Why Internet voting remains a risky proposition
- By Mark Rockwell
- Mar 11, 2015
Voting in public elections via the Internet could be a national security risk, according to a researcher at Lawrence Livermore National Laboratory's Center for Applied Scientific Computing.
In a presentation titled "Intractable Security Risks of Internet Voting," computer scientist David Jefferson said the risks of electronic ballots cast via the Web far outweigh the conveniences such systems can offer. He presented his conclusions at a recent LLNL Computation Seminar Series, though his efforts in that area are independent of his work at the lab.
In addition to his research into high-performance computing applications at LLNL, he serves on a number of state and federal government panels that focus on election security issues, especially those related to electronic and Internet-based voting, and is on the board of directors of the California Voter Foundation.
"I am both a technical expert on this subject and an activist," Jefferson said in a March 9 statement on the work issued by LLNL. "Election security is an aspect of national security and must be treated as such."
In his presentation, Jefferson argued that Internet ballots demand more stringent security, privacy, reliability, availability and authentication than e-commerce transactions do. Those requirements cannot be satisfied by any Internet voting system available today or in the foreseeable future, he said, although 33 states allow or have experimented with some form of online voting.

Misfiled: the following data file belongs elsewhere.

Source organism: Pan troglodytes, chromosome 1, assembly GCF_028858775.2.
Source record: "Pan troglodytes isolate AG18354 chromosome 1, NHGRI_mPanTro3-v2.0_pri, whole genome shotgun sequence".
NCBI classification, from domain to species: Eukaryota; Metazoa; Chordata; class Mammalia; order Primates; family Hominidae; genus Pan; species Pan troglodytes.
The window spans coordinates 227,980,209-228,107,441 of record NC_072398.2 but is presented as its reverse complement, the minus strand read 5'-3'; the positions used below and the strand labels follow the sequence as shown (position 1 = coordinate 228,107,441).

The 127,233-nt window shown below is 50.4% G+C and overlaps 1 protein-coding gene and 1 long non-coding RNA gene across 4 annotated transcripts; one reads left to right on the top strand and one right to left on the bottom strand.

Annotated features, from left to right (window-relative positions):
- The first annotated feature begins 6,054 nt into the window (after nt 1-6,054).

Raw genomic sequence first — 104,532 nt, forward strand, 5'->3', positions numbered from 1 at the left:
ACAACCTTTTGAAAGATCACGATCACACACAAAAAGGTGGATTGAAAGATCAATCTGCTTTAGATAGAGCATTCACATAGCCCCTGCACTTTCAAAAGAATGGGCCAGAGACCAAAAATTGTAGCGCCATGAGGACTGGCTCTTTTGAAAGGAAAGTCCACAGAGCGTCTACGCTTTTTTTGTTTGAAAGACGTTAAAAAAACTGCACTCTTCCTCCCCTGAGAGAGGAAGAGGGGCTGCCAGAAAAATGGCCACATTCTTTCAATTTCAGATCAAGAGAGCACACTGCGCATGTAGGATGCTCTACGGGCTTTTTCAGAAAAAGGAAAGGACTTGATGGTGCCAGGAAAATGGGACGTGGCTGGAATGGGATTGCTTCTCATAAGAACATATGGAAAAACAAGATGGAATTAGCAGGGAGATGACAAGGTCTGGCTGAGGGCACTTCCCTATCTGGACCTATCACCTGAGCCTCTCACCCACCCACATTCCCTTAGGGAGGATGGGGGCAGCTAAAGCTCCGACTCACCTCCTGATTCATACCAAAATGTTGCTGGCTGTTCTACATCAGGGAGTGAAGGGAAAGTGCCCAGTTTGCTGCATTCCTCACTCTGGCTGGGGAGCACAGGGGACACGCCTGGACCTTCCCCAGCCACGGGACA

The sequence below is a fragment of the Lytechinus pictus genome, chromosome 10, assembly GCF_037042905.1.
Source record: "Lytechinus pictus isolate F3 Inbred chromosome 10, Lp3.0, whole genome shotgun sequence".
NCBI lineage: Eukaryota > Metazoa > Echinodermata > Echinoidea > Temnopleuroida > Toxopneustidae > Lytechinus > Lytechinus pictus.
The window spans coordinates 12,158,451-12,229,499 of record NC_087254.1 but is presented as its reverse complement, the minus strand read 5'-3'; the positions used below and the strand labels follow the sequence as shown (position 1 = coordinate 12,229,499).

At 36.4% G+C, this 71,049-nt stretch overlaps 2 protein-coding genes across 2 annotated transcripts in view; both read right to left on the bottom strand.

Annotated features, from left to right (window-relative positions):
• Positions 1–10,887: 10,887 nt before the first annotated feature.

He warned that Internet voting systems are vulnerable to anyone who can access them, from programmers and IT personnel to criminal syndicates and nation states.
Systems that require voters to cast ballots via email could also be easy prey for attackers. Among other vulnerabilities, email headers are easily forged, no end-to-end encryption or reliable authentication is available for messages, and they are subject to unpredictable delays. However, he said the worst vulnerability is that any IT person who controls a router, email relay or the server where the message ends up can modify the message.
Although Web-based systems in which voting transactions resemble e-commerce transactions are a bit better, he warned that they are still vulnerable to the security problems that plague the Web. Potential risks include client-side malware, server-side penetration, denial-of-service, voter authentication and various network attacks.
Jefferson said even the most sophisticated and secure Internet voting systems, which are still in the research phase, use end-to-end auditable cryptographic protocols whose inherent weaknesses include the inability to address remote voter authentication and client-side malware or prevent denial-of-service attacks.
Mark Rockwell is a senior staff writer at FCW, whose beat focuses on acquisition, the Department of Homeland Security and the Department of Energy.
Before joining FCW, Rockwell was Washington correspondent for Government Security News, where he covered all aspects of homeland security from IT to detection dogs and border security. Over the last 25 years in Washington as a reporter, editor and correspondent, he has covered an increasingly wide array of high-tech issues for publications like Communications Week, Internet Week, Fiber Optics News, tele.com magazine and Wireless Week.
Rockwell received a Jesse H. Neal Award for his work covering telecommunications issues, and is a graduate of James Madison University.
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